Judge lauds convict who went straight while on run


SALISBURY -- A Maryland fugitive who made a law-abiding life during eight years on the lam yesterday received an 18-month prison sentence for the escape, as a Wicomico County judge said the convict had rehabilitated himself.

That sentence will be added to the 10 years that Anthony D. Francis must serve on the robbery conviction that originally landed him in jail. But the sentence for the escape was well below the maximum of 10 years.

"Mr. Francis, you deserve credit for, in effect, rehabilitating yourself," Wicomico County Circuit Court Judge Alfred T. Truitt Jr. said, after glancing at a stack of letters and newspaper articles about Francis' life. They showed the convict raising money for disabled children in Chicago and winning an award from Roberd's Furniture, where he worked after moving to Georgia.

Dressed in a gray suit yesterday, Francis cut a very different figure from that in the old mug shot his lawyer showed the judge. Francis pleaded guilty and asked for a minimal sentence for walking away from the Poplar Hill Pre-Release Unit in 1986.

At the time, he had served half of a 20-year sentence for a 1976 armed robbery in Baltimore. Francis said he feared for his life after threats from other prisoners.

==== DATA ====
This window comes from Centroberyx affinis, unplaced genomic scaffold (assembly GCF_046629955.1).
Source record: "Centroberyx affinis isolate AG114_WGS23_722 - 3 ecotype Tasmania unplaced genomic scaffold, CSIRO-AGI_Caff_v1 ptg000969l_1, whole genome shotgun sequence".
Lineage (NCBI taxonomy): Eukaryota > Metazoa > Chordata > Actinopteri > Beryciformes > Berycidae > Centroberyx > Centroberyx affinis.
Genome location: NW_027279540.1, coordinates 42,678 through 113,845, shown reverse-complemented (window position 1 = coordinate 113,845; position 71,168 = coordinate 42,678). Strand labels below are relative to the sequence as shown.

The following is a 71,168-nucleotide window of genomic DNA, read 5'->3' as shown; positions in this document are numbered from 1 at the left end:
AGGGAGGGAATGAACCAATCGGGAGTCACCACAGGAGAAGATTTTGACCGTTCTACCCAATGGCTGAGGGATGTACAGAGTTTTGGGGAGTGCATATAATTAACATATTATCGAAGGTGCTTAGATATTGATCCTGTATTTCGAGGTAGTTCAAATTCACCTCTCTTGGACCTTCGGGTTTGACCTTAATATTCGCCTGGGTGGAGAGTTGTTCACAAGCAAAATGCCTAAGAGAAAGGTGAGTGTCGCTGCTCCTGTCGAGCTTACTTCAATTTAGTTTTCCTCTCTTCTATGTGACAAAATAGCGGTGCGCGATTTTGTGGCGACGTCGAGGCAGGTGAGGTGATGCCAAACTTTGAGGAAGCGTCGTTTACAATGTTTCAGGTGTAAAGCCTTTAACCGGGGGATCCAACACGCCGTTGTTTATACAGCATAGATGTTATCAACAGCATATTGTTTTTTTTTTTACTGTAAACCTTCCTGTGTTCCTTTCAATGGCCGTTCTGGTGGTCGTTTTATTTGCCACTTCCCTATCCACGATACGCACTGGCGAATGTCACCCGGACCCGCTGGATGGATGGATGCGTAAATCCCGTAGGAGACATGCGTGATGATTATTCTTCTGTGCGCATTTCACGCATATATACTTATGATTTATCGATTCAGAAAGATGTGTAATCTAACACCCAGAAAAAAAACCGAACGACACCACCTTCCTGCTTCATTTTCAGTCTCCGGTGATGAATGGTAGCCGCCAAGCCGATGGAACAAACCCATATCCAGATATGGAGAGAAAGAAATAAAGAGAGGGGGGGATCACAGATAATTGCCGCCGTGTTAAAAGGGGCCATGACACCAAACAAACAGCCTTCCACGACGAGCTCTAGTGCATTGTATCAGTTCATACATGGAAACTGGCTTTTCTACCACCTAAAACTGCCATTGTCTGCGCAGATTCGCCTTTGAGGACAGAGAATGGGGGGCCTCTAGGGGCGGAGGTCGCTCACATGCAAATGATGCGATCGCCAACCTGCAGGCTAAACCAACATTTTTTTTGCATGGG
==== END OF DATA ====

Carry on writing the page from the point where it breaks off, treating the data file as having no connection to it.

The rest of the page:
Francis, 41, was arrested last September in Lawrenceville, Ga., where his fiancee, co-workers and friends knew him as a mild-mannered father and top furniture salesman named Gordon Peal. His ex-girlfriend told police Francis' true identity after he sought joint custody of their 6-year-old son, Jamaal Lumpkin.

"For eight years, I developed and demonstrated good conduct," Francis told Judge Truitt.

"With all due respect, I ask your honor that I not be a statistic," he said, his words muffled by sobs. "I regret those acts deeply.

"But after those acts, I've done everything right. I have a son. . . . I'd like to continue to be a part of his life -- help him see, understand, make the right choices."

Davis R. Ruark, state's attorney for Wicomico County, said he could find no evidence that Francis committed any crime after escaping.

The sentence for the escape, by itself, means little at the moment. By law, it must be served after Francis completes the sentence remaining for the robbery.

But the resolution of the escape charge will allow other efforts to release Francis to proceed. A parole hearing is to be scheduled soon, and Francis' attorney, Patricia S. Hall, plans to file an application for clemency with Gov. Parris N. Glendening.

Ms. Hall said members of Francis' family and others interested in his plight have started a petition drive to lobby for Francis to be allowed to return to his new life. Francis' fiancee, Dawn &r; Alexander, drove 10 hours from Georgia to attend the sentencing and to visit him at Eastern Correction Institution, where he is in protective custody.

After the judge had announced his decision, she called out to Francis, still using his assumed name -- "Gordon!" He turned and smiled briefly before guards led him away.

Ms. Alexander said later that she still plans to marry Francis.

"I'm confident the governor will just take all the information and set him free," she said.

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